On Monday, President Bush will once again throw his support behind a constitutional amendment to ban gay marriage, just before the Tuesday Senate vote on the Marriage Protection Amendment (MPA).
The amendment would prohibit states from recognizing same-sex marriages. To become law, the proposal would need two-thirds support in the Senate and House, and then be ratified by at least 38 state legislatures.
It stands little chance of passing the 100-member Senate, where proponents are struggling to get even 50 votes. Several Republicans oppose the measure, and so far only one Democrat — Sen. Ben Nelson of Nebraska — says he will vote for it.
The Senate Judiciary Committee approved the amendment on May 18 along party lines after a shouting match between a Democrat and the chairman, Sen. Arlen Specter (news, bio, voting record), R-Pa. He bid Sen. Russ Feingold (news, bio, voting record), D-Wis., "good riddance" after Feingold declared his opposition to the amendment and his intention to leave the meeting.
Gay marriage is likely to be one of the hot button issues in the 2008 presidential campaign. Courtesy of the NBC News' “First Read” here is a listing of where the 2008 presidential candidates stand on gay marriage and civil unions. Including, where applicable, how they voted on the 1996 Defense of Marriage Act (DOMA), which states that "marriage" can only be between one man and one woman and also whether they voted for or against continuing debate on the MPA back in 2004:
Bayh: Opposes gay marriage, but said last month that he will not support the amendment in a vote and believes that the Constitution should only be amended when "absolutely necessary." In 2004, a Bayh spokesperson said that if the "Supreme Court ever strikes down the state or national laws prohibiting same-sex marriage, then he believes that a constitutional amendment should be considered." Voted against the MPA.
Biden: Has said he's against the amendment because it calls for revising the Constitution, which he does not support. In 2003, said he supports offering gay couples benefits and that a constitutional amendment addressing the issue would only make it more "divisive." Voted for DOMA and against the MPA.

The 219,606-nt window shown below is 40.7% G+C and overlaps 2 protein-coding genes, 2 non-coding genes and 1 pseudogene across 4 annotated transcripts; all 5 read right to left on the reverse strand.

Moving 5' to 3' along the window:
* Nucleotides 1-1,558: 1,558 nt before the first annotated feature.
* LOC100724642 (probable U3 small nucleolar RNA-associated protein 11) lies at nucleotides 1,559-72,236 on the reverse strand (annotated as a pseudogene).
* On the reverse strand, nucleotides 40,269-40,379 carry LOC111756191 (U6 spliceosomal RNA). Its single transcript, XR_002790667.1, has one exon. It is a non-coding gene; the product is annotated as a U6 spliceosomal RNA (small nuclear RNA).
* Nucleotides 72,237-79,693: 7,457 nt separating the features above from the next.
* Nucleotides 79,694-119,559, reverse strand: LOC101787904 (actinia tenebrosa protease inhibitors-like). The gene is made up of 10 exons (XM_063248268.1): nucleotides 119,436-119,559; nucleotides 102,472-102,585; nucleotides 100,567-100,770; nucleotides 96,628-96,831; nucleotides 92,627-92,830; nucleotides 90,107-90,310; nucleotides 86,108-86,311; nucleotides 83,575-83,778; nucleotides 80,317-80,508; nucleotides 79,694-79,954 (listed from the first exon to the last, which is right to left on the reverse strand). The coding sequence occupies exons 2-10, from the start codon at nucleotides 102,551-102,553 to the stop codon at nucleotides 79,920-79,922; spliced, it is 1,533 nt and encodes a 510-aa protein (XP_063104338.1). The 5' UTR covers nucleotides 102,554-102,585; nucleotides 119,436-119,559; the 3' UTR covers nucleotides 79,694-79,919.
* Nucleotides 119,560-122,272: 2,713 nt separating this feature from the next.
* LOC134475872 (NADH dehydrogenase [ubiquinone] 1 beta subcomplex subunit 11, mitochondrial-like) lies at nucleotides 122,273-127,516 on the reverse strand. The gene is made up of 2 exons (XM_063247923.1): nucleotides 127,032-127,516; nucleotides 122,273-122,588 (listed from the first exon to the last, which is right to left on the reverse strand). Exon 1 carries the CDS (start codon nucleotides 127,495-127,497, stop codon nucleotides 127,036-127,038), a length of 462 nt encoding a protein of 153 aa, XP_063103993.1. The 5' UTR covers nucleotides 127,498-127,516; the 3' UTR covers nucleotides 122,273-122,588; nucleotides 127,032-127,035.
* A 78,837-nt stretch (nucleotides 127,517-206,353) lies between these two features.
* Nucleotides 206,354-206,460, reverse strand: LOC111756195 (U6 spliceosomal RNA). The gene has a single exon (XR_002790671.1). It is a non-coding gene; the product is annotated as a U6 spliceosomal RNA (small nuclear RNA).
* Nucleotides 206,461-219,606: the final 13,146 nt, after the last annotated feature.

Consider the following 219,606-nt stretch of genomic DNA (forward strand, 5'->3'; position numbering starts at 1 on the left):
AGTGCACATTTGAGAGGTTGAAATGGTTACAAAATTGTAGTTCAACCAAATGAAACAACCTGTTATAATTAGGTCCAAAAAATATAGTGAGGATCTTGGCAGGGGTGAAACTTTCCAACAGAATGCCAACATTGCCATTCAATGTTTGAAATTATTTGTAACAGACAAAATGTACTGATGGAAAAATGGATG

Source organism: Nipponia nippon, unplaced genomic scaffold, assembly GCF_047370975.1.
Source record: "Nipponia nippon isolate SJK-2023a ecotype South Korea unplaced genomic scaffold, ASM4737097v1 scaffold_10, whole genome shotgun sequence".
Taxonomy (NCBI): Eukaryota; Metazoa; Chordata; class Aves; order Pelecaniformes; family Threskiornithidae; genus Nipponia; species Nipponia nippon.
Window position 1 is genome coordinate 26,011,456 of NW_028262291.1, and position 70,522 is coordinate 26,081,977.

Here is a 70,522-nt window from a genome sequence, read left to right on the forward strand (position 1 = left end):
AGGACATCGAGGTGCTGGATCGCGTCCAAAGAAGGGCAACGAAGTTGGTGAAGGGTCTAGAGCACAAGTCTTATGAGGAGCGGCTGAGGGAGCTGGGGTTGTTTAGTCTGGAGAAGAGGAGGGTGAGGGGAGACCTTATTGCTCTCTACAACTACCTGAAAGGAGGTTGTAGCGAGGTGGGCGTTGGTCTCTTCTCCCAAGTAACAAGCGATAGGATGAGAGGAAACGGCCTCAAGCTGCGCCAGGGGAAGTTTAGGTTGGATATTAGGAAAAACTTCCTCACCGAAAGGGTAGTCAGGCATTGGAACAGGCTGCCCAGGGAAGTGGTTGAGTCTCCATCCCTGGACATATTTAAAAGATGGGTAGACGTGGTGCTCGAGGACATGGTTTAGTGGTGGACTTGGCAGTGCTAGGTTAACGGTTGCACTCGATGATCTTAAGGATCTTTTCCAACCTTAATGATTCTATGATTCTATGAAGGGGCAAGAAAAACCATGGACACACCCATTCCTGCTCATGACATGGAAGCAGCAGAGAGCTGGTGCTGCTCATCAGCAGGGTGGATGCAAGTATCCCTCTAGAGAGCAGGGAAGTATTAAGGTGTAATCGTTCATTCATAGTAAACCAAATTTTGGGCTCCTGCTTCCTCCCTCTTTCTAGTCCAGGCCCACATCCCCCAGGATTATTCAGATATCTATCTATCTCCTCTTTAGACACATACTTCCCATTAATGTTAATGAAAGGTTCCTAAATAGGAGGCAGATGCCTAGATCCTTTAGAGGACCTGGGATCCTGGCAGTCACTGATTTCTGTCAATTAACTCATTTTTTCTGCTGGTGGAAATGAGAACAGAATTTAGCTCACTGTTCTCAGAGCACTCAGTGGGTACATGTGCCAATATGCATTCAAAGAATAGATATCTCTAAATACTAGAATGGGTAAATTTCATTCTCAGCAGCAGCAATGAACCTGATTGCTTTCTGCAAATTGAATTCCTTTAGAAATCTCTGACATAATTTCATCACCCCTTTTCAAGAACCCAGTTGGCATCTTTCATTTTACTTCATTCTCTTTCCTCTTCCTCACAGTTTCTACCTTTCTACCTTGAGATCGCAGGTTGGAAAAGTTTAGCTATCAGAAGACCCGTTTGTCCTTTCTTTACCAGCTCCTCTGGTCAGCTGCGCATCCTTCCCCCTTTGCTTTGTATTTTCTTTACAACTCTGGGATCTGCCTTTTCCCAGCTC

Clinton: Opposes gay marriage but supports civil unions. Has said she supports "giving people the right to enter into recognized relationships, that whether you call him civil unions or domestic partnerships, enable them to own property, to have hospital visitation. To me, that's a human rights issue." In 2004, told NBC's Tim Russert that the "Republican platform" to deny benefits "for people who are in committed relationships" was "appalling." Voted against the MPA.
Edwards: Opposes gay marriage and thinks that any attempt to alter the Constitution would "divide this country." Missed vote on the MPA.
Feingold: Supports gay marriage and has called the bill "an extreme and unnecessary reaction." "Enshrining discrimination in our state's constitution is, frankly, an outrage," Feingold said at a recent fundraiser. Made headlines last month when he got into a spat with Sen. Arlen Specter (R) as the two discussed the bill in committee. Voted against DOMA and against the MPA.
Kerry: Opposes gay marriage but supports "[domestic] partnerships and civil unions" and is opposed to any federal constitutional amendment forbidding gay marriage because he thinks the decision should be left up to individual states. Voted against DOMA and missed the vote on the MPA.
Richardson: Opposes same-sex marriage but doesn't support a constitutional amendment banning it. In 2004, said that it's a mistake to change "the Constitution on an issue like this that should be left up the states."
Warner: Opposes gay marriage and civil unions.